We should not define for ourselves what it means to “become new” in Christ, rather we should let the Bible define it for us. If I define “newness” apart from the scriptures I may make “newness” into the image I want it to be in. I might say, “well I no longer swear therefore I am new.” Even though I may gossip. I might say, “I no longer do drugs therefore I am new.” Even though I may never exercise or drink water. I might say “I no longer fornicate or commit adultery.” Even though I may have lust in my heart. Do you see why it is dangerous for us to define “newness” in Christ for ourselves? Simply because we are new in one area is not the “newness” that is spoken of in this text. To find the definition of newness in scripture all we have to do is look back at the two previous verses.

First from verse 15 we learn those who are new in Christ “no longer live for themselves but for him who died for them and was raised again.” And from verse 16 we learn, those who are new in Christ, “from now on we regard no one from a worldly point of view. Though we once regarded Christ in this way, we do so no longer.”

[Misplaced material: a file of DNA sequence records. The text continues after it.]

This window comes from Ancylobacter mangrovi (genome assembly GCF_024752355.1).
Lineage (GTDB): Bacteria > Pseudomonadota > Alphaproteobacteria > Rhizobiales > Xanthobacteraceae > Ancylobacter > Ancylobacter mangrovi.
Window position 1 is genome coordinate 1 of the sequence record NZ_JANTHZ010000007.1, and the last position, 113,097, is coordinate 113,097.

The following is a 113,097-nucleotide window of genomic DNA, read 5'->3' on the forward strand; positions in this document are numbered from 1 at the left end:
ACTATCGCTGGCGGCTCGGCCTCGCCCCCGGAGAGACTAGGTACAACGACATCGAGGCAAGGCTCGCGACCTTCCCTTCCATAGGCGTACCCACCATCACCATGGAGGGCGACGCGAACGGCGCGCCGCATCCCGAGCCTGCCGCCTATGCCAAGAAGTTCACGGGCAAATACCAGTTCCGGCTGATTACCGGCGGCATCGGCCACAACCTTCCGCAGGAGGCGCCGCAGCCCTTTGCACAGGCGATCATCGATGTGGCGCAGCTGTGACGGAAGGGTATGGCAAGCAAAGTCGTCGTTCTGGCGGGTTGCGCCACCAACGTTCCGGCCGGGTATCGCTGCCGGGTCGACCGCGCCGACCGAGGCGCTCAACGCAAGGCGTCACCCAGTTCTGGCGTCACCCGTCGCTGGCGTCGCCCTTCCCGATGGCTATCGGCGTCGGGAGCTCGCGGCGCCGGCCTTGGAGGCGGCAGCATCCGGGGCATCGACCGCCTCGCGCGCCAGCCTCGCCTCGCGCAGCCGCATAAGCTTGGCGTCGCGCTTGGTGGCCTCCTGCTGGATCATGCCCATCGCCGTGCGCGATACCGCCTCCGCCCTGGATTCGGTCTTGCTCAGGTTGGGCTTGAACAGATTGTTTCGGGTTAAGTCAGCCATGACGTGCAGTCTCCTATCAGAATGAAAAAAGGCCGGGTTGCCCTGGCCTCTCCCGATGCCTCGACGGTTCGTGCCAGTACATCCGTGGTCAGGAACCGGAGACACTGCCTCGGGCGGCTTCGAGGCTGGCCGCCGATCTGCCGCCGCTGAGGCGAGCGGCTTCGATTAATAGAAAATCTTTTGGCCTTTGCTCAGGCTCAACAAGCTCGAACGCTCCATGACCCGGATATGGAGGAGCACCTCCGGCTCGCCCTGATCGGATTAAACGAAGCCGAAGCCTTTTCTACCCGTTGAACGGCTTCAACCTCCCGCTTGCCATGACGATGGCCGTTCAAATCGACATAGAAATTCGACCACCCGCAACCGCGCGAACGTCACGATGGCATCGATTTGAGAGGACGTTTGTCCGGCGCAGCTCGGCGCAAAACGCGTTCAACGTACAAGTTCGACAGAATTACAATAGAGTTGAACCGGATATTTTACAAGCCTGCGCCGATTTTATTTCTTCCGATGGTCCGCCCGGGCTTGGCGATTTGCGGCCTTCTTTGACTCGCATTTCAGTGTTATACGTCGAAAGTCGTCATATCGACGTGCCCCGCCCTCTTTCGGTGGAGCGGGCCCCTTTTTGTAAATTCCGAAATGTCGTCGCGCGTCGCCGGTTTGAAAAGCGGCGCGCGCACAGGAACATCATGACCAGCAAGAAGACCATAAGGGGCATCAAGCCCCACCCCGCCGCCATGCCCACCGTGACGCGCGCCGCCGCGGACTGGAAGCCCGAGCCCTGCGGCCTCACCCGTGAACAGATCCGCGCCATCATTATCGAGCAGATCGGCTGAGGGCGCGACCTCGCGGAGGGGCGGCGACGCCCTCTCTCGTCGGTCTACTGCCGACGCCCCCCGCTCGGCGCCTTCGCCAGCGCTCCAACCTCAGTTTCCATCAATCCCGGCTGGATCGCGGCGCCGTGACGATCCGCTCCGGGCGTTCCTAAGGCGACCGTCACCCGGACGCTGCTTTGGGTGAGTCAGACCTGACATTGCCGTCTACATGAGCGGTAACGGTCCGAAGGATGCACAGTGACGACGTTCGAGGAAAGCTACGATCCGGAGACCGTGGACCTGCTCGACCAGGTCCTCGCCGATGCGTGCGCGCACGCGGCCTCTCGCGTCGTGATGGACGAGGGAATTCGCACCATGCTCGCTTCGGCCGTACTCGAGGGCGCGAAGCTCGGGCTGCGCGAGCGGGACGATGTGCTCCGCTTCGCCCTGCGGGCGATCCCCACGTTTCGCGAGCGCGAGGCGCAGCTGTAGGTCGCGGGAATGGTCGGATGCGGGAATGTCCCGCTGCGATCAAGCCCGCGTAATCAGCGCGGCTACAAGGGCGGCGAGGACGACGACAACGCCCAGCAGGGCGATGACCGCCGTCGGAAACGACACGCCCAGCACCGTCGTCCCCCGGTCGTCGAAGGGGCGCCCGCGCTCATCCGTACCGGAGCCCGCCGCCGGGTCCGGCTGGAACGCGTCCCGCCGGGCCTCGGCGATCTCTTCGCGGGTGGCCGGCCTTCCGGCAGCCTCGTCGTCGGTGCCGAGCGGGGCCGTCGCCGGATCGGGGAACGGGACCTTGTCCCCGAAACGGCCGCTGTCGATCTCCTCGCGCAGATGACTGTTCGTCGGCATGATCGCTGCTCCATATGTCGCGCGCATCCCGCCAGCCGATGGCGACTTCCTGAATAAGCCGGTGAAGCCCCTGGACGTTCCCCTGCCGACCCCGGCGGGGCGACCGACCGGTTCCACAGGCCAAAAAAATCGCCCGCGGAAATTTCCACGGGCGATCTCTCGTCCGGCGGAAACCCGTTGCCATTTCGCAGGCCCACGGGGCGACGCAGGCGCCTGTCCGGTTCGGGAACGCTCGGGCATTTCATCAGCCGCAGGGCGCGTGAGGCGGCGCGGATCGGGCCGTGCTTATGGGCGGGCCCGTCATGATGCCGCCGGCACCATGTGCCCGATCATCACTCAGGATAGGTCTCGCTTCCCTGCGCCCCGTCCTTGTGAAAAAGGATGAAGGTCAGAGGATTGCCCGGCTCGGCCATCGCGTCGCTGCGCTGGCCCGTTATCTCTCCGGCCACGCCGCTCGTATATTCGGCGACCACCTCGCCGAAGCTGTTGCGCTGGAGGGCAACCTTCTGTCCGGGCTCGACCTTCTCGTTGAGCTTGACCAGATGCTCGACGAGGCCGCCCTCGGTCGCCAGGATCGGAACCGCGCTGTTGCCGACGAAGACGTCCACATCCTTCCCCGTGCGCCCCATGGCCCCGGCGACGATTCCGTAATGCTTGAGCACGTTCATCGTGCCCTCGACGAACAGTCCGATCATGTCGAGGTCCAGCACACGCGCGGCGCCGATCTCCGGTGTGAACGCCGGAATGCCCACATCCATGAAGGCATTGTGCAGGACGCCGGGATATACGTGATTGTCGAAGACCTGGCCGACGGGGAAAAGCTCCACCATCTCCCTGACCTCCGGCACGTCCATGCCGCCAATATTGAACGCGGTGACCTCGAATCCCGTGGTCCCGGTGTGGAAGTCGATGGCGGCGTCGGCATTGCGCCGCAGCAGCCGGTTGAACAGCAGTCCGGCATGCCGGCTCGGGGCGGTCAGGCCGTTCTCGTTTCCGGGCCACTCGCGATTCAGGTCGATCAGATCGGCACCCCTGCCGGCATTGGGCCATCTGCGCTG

In other words verse 15 shows us we no longer define our lives by one area but rather every aspect of our lives is submitted to the will and direction of Jesus. So I would not longer look at just one place of growth and say “Okay I am new now that is good enough.” That is living for self, giving up just enough to appease my own conscience but not so much as to really have to give up the worldly things I love. And verse 16 I no longer regard Christ from a worldly perspective, is to no longer define Christ by my worldview but now I am defined by a Biblical worldview and this results in a new HIGHER view of Jesus. “Egocentricity gives way to Christocentricity.”

Let us seal the text in our minds and apply it’s message to our lives. May we all through the power of Jesus who transforms hearts and minds be truly NEW in Christ Jesus this week!

“Therefore, if anyone is in Christ, he is a new creation; old things have passed away; behold, all things have become new.”

-2 Corinthians 5:17

 

 

Scripture Memorization 3 of 52: 1 Thessalonians 5:16-18

“Rejoice always, pray without ceasing, in everything give thanks; for this is the will of God in Christ Jesus for you.” 1 Thessalonians 5:16-18

What a challenging text! Not to memorize, but to live by!

Rejoice always…REALLY?

Pray without ceasing…REALLY?

In EVERYTHING give thanks…REALLY?

To read this text without pausing to think about what it means is daunting. And even when we do have an understanding of the meaning it can still be difficult, but it is a great scripture to put to heart because the words of Jesus are true, “In this world you will have trouble.” (John 16:33) And if we learn in the midst of the trouble of this world to rejoice, to pray, to give thanks we will find a way through those trials and tribulations.

So let us break this down:

Verse 16: “Rejoice always”